Nakamura won the elite tournament for the second year in a row.

Only two weeks after repeating as champion of the Gibraltar Chess Festival, Hikaru Nakamura of the United States has defended another title by winning the Zurich Chess Challenge.

The last day of the tournament turned out to be every bit as nail-biting as the tournament standings the night before suggested it might be. Viswanathan Anand of India, the former World Champion, was ahead of Nakamura and Vladimir Kramnik of Russia by half a point in the rapid part of the schedule (40 minutes per player per game, with time added after each move) with one round to play. Anand and Kramnik faced each other and drew. That kept Kramnik a half point behind Anand, but Nakamura was able to catch up with a fine victory over Levon Aronian of Armenia.

Nakamura, who was Black, chose the ultra-solid Queen’s Gambit Declined, and had reached the position above, which was slightly cramped position because he had less space. But the a file had been opened and some pieces were about to be exchanged, so unless White could change the character of the position, Back was going to draw easily. Aronian tried to shake things up with 21. b5?, looking to create a passed pawn, but this turned out to be a serious mistake as his pawns become weak.

After 21. … Rxa1! 22. Rxa1 bxc5 23. Na5 Qa8!, the c6 pawn was safe because of the pin of the knight by he queen on the rook on a1. Aronian played 24. Nb3, but, after repeating the position once, Nakamura correctly continued the game with 26. … Qb8!, keeping the extra pawn.

Aronian tried 27. dxc5 cxb5 28. Qd4? (it was better to take on c5 and suffer in a 5-pawn vs 4-pawn endgame, with some drawing chances, though this is obviously would have been a bit depressing for Aronian), but after 28. … b4! 29. Na4 Qb5! 30. Qb2 Ne4 31. f3 Nec5, Black had won a second pawn, and he cruised to victory to tie with Anand heading into the blitz portion of the tournament.

The blitz games only counted for half as many points as the rapid games, so it seemed as if only Anand and Nakamura could contend for first place as Kramnik would have to outscore both of the leaders by a full point in the blitz to catch up. He nearly did just that, winning two games right away. I particularly liked his victory over Alexei Shirov of Latvia.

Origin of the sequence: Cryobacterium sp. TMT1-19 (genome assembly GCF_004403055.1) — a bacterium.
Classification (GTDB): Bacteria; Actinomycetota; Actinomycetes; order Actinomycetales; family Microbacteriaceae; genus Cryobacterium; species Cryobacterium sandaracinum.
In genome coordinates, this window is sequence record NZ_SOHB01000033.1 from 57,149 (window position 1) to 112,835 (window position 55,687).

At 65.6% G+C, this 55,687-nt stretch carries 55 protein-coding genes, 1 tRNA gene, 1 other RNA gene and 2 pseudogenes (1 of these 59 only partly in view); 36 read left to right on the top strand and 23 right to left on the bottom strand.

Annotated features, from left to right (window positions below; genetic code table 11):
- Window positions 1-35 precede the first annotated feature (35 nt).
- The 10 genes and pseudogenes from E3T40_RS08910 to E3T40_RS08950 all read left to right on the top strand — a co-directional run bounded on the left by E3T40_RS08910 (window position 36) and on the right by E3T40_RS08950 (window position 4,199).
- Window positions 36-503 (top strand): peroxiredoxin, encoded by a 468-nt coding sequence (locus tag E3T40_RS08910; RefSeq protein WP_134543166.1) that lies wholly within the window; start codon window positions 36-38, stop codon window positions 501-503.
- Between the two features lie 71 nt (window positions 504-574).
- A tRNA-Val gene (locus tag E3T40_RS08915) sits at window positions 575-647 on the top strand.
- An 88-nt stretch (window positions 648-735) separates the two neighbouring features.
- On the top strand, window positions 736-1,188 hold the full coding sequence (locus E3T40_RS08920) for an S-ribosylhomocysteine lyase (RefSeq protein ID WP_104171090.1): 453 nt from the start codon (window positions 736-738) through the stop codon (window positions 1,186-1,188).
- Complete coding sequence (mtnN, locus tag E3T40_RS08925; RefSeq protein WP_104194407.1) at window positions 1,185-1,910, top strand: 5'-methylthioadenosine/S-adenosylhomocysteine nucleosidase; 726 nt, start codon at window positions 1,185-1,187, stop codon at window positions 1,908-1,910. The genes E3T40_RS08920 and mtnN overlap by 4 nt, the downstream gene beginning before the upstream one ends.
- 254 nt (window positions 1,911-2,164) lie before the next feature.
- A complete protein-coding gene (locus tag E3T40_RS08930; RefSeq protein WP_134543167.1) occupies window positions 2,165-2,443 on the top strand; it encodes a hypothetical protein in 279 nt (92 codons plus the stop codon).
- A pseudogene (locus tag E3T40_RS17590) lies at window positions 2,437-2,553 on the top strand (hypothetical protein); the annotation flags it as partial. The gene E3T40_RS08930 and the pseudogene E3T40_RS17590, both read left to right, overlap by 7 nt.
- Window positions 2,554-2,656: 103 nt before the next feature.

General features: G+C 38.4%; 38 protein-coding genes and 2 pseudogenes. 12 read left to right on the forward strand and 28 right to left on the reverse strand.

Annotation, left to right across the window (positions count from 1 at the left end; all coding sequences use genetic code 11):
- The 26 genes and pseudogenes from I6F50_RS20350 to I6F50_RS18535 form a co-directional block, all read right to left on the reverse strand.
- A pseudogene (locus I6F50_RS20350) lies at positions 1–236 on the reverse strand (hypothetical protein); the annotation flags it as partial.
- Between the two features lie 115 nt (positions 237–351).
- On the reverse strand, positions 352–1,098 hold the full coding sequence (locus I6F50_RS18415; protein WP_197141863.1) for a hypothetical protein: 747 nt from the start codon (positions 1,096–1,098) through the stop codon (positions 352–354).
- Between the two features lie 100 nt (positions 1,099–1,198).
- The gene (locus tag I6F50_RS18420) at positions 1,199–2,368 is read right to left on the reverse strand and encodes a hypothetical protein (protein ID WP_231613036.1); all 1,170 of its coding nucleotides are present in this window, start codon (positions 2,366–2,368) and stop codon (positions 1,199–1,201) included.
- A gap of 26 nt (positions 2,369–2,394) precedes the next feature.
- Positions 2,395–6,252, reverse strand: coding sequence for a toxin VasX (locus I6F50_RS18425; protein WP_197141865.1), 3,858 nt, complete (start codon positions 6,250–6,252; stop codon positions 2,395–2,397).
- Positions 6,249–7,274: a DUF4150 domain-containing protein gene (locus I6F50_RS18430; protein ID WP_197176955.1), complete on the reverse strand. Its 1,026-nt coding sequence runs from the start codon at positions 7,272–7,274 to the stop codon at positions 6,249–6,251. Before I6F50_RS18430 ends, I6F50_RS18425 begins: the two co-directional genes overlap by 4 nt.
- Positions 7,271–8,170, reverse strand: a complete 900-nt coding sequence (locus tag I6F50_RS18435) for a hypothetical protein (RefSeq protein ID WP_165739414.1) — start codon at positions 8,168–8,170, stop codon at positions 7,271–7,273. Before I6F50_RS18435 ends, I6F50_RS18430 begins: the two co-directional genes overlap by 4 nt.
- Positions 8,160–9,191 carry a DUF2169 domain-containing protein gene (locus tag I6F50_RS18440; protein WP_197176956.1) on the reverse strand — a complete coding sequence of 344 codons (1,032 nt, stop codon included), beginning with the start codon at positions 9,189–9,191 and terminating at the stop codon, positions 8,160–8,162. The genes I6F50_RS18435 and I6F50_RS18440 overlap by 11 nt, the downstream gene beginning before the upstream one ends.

Kramnik, who was White, has a pleasant position with the bishop pair and good play against the loose Black queenside. Shirov tried to muddy the waters with 15. … e4!?, but Kramnik calmly took the pawn and defended flawlessly with 16. dxe4! Ne5 17. Rc1! d3 18. Bg2!, when Black’s apparent activity turned out to just be an illusion. It took Kramnik some time to convert his advantage into a win, but his technique was very clean (certainly an impressive feat in a blitz game!) and Black was never given a chance to fight back.

Anand also beat Shirov, which put him into clear first with just two rounds left to play.

In the above position, Shirov was White. He has never been one to shy away from a fight, but this time he bit off a bit more than he could chew with 14. f4?!, which lost a pawn to 14. … exf3 15. Nxf3 Rxe3. He tried 16. Ne5 Be6 17. Qd2, trapping the rook, but after 17. … Rxe5! 18. dxe5 Bxe5, Anand had two central pawns and very active pieces for the exchange and stood a bit better. Shirov should have probably gone into damage control mode here, but he just kept throwing wood on the fire until he abruptly ran out of gas and had to resign on move 27.

Going into the final round, Anand had 10 points, Nakamura had 9.5, and Kramnik had 9. Kramnik had White against Anand, so a win would put him into a tie for first. Anand managed to hold Kramnik to a draw to clinch a share of first, but Nakamura was able to catch up again as he scored another win over Aronian.

Nakamura, who was White, had outplayed Aronian a bit leading up to the position above, but Black’s position should be defensible. Indeed, the simple 27. … Rh8! would hold the h7 pawn and White would still be facing a crisis defending his second rank. Nakamura would probably have to acquiesce to a draw with 28. Rc1 Rg8 29. Rg1 Rh8.

Instead, Aronian chose to race pawns with 27. … Rxc2, but after 28. Rxh7, White’s pawns were much faster as he simply played g4-g5-g6-g7 while Black was unable to manufacture a apssed pawn quickly enough. Nakamura easily collected a full point to tie for first with Anand.

The same two players tied for first last year and Nakamura won in an Armageddon playoff, but this year they just used a mathematical tiebreak formula and Nakamura was declared the champion.

With two consecutive victories in strong tournaments, Nakamura surely heads into the Candidates tournament in Moscow in three weeks full of confidence. For Anand, it was important to bounce back from his disastrous outing in Gibraltar, where he tied for 24th. 


Samuel Shankland is a United States grandmaster ranked No. 7 in the country. He is a professional player and recipient of the Samford Fellowship in 2013, the most prestigious award in the United States for young chess players. He is @GMShanky on Twitter and is also on Facebook.